The Spokesman Review’s Rich Roesler reports that Gov. Chris Gregoire is likely to sign a proposed gaming compact with the Spokane tribe that could lead to a massive expansion of gambling in Washington state.
“I’m delighted they finally did come to the table,” said Gregoire, who as attorney general once sued the tribe for offering gambling without a state compact. “They have stayed the course and negotiated in good faith.”
She spoke at her weekly news conference with reporters at the capitol.
Asked if she would sign the compact as it is now, Gregoire responded “I haven’t thoroughly reviewed it, every jot and tittle of it, but the parameters that I’ve heard about, yes I would.”
I’m not so sure what the governor is delighted about. The proposed compact ups the ante for tribal gaming, giving the Spokanes 4,700 cash-fed slot machines and high-stakes betting. Under federal law the other tribes have the right to reopen their compacts to demand equal terms, and if history is any guide, they will.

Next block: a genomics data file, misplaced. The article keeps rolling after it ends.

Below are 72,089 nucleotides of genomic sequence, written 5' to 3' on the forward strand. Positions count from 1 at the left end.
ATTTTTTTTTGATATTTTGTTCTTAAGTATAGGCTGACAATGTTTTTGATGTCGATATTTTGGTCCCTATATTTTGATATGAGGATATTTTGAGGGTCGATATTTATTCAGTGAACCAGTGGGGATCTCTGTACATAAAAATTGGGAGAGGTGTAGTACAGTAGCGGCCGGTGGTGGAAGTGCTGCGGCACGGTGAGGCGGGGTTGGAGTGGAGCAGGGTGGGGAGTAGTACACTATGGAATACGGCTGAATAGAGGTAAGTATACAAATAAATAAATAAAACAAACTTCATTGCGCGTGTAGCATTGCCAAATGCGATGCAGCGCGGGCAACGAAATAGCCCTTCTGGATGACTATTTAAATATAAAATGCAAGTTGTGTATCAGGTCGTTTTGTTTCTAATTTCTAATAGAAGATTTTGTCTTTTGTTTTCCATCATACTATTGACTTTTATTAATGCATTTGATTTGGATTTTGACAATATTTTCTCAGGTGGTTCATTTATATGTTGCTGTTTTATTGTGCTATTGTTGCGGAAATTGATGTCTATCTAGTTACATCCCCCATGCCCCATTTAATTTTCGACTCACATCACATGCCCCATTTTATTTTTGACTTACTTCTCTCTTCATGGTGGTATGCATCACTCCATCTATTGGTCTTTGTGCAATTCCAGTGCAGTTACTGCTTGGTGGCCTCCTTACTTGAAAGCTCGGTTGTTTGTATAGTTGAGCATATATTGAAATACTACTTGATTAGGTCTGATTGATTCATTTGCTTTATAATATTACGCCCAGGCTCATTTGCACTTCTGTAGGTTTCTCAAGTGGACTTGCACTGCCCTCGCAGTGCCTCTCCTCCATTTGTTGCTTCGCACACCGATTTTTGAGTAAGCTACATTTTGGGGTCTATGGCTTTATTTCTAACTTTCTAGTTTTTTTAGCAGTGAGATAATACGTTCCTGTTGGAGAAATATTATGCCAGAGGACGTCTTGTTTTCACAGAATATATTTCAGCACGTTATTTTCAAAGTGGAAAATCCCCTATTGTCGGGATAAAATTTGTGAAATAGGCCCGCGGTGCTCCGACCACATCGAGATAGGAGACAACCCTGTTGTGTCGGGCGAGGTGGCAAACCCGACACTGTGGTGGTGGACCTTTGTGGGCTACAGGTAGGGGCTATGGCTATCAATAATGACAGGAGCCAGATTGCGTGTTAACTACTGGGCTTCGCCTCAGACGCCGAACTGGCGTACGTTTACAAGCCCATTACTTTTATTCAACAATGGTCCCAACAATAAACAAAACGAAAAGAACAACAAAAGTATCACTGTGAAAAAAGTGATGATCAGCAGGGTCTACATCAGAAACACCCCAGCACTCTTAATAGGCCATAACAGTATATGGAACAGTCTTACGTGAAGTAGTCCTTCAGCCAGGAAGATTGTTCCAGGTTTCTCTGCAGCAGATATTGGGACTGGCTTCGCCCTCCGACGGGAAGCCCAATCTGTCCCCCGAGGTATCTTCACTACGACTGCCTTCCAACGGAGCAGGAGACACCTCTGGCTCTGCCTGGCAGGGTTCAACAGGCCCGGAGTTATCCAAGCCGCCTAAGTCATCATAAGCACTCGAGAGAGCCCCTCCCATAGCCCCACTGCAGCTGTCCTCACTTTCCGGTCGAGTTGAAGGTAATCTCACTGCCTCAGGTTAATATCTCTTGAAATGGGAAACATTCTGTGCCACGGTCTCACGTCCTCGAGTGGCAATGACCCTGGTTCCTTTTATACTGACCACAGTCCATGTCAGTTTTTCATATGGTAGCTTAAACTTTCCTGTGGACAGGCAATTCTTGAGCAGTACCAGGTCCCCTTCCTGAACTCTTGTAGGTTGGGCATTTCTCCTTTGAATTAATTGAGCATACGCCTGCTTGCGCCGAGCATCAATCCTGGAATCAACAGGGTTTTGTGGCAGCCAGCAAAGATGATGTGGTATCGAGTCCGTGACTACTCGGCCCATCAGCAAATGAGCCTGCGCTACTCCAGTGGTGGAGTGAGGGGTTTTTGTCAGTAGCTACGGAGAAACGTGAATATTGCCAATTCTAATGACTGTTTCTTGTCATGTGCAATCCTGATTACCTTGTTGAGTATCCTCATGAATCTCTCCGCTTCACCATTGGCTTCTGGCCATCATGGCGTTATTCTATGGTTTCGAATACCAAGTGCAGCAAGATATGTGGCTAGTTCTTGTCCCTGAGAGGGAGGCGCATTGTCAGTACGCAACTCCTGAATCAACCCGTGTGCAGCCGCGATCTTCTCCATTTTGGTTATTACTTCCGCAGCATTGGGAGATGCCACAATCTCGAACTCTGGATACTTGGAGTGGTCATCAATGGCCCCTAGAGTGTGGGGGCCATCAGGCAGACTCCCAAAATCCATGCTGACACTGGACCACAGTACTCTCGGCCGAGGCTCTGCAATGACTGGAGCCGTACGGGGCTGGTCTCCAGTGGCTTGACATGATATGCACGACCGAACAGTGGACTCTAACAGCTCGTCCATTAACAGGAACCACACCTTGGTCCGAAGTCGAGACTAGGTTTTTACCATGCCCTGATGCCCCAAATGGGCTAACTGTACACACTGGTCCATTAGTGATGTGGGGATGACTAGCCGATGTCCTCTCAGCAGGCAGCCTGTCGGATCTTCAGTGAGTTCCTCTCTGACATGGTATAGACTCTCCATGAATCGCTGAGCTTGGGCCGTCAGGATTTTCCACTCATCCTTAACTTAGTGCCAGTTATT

The compact is great for the Spokanes but it’s a bad deal for Washington state, which is already in the midst of a gambling epidemic. And my sense is that this compact is bad politics for Gov. Gregoire and her fellow Democrats. Just two years ago voters overwhelmingly rejected Tim Eyman’s I-892, which would have legalized slot machines statewide. (Spokane County voters rejected the measure by an even larger margin.) And Republicans are poised to make hay with the issue.
Speaking of which, I’ll be filling in for Frank Shiers tonight on 710-KIRO from 9PM to 1AM, and Rep. Bruce Chandler (R-Granger), the ranking Republican on the House State Government and Tribal Affairs Committee will be joining me at 9:05 to discuss the proposed Spokane compact. Um… he’s opposed.